It was an inspiring night, and if you missed it, I am truly sorry.

I am also extremely grateful that my commitment took me there. The next time my little nagging voice asks “why?” I shall inform it that we are going on a great adventure!
What is THAT worth?

Notes on A Dialogue on the Future of Scotland, by Ben Kemp

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Notes and reflections on some of the ideas which emerged from group discussions and facilitated conversations about Scotland’s future. The event was hosted by Collaborative Scotland on 21 May 2014.

• There was a shared sense of both the importance of the decision which the Scottish people are being asked to take, but at the same time a sense of frustration and disappointment at the quality of the public debate which had taken place to date.

• There was a sense of frustration directed at the politicians, but at the same time an understanding of their role in essentially marketing particular causes and positions.

• The sense of frustration had manifested itself in a thirst for knowledge – for information and, perhaps, underlying this need, a search for objectivity; for real insight.

• A sense also however that the quest for knowledge, and information, might only be one part of the answer. Just as important was the right sort of information, in the right quality and quantity (there was a significant risk in information overload and misinformation).

• Moreover, there was potentially a risk in assuming that information of itself would provide insight; the acquisition of information was not a substitute for the exercise of effective judgement and decision making.

• Drawing some of these threads together, it was unclear how people would go about exercising the decision they were being asked to make in the autumn of this year, or indeed how one should go about that decision, responsibly, in a way that did justice to the importance of the question.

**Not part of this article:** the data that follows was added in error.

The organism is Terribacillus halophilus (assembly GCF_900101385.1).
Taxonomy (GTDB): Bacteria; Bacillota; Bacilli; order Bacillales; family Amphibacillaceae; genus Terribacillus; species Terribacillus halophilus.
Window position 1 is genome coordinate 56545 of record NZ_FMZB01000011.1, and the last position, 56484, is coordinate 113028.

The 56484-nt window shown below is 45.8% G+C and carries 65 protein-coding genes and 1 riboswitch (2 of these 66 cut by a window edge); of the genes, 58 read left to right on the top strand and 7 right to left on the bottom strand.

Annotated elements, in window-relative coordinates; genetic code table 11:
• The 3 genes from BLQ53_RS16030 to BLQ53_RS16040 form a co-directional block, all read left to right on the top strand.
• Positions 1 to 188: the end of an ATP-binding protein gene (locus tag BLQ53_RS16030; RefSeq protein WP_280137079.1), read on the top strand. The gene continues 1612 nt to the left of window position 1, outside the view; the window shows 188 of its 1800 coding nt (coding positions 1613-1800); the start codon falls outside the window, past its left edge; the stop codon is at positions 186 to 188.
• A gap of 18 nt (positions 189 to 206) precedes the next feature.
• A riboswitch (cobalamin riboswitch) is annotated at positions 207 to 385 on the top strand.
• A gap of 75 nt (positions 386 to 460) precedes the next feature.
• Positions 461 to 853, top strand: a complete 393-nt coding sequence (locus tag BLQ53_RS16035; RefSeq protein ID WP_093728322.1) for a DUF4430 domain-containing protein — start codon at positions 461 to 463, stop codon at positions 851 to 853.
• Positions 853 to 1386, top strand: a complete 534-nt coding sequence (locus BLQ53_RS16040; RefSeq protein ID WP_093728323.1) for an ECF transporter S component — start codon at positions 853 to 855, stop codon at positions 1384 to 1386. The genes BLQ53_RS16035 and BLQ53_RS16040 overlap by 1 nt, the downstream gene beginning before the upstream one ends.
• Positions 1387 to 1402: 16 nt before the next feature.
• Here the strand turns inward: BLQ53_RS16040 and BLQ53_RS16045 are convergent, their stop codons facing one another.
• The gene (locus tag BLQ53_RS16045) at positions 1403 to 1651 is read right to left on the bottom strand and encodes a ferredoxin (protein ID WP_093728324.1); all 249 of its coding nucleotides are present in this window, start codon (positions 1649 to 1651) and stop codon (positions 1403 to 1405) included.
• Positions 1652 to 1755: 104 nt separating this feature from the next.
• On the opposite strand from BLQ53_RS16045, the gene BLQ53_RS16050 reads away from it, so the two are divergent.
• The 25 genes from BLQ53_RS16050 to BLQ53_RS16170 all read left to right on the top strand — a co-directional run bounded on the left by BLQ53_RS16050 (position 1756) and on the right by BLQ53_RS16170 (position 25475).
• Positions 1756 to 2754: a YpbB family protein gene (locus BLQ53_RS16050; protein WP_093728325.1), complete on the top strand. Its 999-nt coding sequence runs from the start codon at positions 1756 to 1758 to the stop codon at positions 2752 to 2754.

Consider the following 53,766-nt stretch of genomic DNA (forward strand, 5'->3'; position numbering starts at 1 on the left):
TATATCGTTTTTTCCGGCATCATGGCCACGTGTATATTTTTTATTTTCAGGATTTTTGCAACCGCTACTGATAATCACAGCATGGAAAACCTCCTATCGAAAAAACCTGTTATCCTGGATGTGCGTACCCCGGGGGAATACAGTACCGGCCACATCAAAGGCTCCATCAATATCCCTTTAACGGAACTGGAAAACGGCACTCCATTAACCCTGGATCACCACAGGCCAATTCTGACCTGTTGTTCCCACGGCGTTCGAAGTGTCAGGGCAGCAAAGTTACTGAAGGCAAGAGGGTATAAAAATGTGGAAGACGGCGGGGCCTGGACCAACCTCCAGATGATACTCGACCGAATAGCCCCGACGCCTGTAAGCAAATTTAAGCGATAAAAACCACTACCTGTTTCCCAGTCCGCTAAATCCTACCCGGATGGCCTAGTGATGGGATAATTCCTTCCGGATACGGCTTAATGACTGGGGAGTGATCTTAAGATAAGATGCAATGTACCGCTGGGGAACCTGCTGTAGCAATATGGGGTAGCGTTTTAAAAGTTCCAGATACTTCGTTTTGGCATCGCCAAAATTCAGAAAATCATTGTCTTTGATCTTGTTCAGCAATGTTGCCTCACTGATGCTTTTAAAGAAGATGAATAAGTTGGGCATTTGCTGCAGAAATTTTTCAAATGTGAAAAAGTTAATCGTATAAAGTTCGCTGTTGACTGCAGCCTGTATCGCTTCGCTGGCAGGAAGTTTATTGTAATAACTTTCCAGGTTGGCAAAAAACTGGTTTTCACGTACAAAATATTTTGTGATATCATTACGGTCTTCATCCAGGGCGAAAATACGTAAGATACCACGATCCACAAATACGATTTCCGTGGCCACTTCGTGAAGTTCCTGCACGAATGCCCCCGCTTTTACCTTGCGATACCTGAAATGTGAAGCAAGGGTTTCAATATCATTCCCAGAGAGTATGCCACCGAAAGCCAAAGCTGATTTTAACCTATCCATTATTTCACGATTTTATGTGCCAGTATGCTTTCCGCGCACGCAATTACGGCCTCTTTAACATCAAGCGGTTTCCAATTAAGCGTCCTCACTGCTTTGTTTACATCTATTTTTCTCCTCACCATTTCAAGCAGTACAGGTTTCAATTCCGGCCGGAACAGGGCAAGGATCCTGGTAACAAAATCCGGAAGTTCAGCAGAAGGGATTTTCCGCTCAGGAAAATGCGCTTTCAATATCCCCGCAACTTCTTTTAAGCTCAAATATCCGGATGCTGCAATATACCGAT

• While there was an attractiveness to an evidence-based approach, this could not ultimately remove the inherent uncertainty which surrounded any decision of this sort, or indeed life in general. The important point was in trying to find a mechanism by which, individually and collectively, we could arrive at a decision which would allow us to move forward positively from the current discussion.

• This is where, it was perceived, the role of respectful dialogue would be critical. The emphasis on ‘dialogue’, as opposed to ‘debate’ is deliberate; the latter having a ‘harder’ more adversarial edge which leant itself more to a positional approach and potentially to the exclusion of relevant interests and stakeholders.

• It was important to listen and to seek to understand the perspective and interests of different groups, individuals and stakeholders. There was a power in really trying to put oneself in the shoes of that other individual, group or stakeholder.

• Debate and adversarial process did not naturally lend themselves to this kind of understanding and empathy. The world is not as black and white as this; there will be a range of legitimate and understandable different perspectives, and interests. There is uncertainty. Very little, if anything is actually clear cut.

• Some considerable importance was attached to the roles and interests of those who are in effect disenfranchised by this vote. A number of examples of these people were considered; including children, people living in England, or other parts of Europe or of the World, and those both unable to vote and/or to articulate themselves in a way which might naturally tend to give them a voice in the discussion. Their perspective, interests and voice were nonetheless important. Emphasis was placed in particular on the importance of the insight and interests of children, whose futures will be impacted by the decision we are about to make.

• There was a need for clear leadership, but not necessarily in the traditional sense, in which that term is associated with strength and assertiveness. Modern leadership might come through the clear facilitation of effective dialogue.

• There is a danger in evoking emotive language; the importance of remaining calm and seeking to be ‘measured’ in the course of the discussion.